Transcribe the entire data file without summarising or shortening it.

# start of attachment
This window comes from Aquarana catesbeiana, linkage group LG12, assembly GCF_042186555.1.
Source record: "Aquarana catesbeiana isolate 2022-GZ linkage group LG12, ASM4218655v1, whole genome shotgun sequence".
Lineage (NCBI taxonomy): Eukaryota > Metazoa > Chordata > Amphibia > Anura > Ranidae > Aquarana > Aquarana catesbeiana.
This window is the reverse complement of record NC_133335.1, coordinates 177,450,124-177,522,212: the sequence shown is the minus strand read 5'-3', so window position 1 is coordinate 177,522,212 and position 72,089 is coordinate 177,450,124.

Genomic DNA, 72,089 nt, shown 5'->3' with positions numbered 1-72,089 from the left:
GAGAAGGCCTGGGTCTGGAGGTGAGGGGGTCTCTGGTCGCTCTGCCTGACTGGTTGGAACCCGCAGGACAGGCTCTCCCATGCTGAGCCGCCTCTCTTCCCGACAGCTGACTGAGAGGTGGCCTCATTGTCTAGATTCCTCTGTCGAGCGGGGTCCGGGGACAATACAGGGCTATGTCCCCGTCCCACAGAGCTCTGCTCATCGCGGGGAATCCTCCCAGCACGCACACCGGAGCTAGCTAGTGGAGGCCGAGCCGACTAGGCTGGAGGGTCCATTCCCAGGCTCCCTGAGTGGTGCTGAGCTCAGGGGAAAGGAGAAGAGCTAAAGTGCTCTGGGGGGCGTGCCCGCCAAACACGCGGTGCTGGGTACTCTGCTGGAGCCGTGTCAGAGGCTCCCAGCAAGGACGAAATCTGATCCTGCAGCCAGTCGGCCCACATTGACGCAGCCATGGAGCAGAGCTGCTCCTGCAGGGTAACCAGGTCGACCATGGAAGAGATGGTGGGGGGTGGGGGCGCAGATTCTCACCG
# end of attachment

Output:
This window comes from Aquarana catesbeiana, linkage group LG12, assembly GCF_042186555.1.
Source record: "Aquarana catesbeiana isolate 2022-GZ linkage group LG12, ASM4218655v1, whole genome shotgun sequence".
Lineage (NCBI taxonomy): Eukaryota > Metazoa > Chordata > Amphibia > Anura > Ranidae > Aquarana > Aquarana catesbeiana.
This window is the reverse complement of record NC_133335.1, coordinates 177,450,124-177,522,212: the sequence shown is the minus strand read 5'-3', so window position 1 is coordinate 177,522,212 and position 72,089 is coordinate 177,450,124.

Genomic DNA, 72,089 nt, shown 5'->3' with positions numbered 1-72,089 from the left:
GAGAAGGCCTGGGTCTGGAGGTGAGGGGGTCTCTGGTCGCTCTGCCTGACTGGTTGGAACCCGCAGGACAGGCTCTCCCATGCTGAGCCGCCTCTCTTCCCGACAGCTGACTGAGAGGTGGCCTCATTGTCTAGATTCCTCTGTCGAGCGGGGTCCGGGGACAATACAGGGCTATGTCCCCGTCCCACAGAGCTCTGCTCATCGCGGGGAATCCTCCCAGCACGCACACCGGAGCTAGCTAGTGGAGGCCGAGCCGACTAGGCTGGAGGGTCCATTCCCAGGCTCCCTGAGTGGTGCTGAGCTCAGGGGAAAGGAGAAGAGCTAAAGTGCTCTGGGGGGCGTGCCCGCCAAACACGCGGTGCTGGGTACTCTGCTGGAGCCGTGTCAGAGGCTCCCAGCAAGGACGAAATCTGATCCTGCAGCCAGTCGGCCCACATTGACGCAGCCATGGAGCAGAGCTGCTCCTGCAGGGTAACCAGGTCGACCATGGAAGAGATGGTGGGGGGTGGGGGCGCAGATTCTCACCG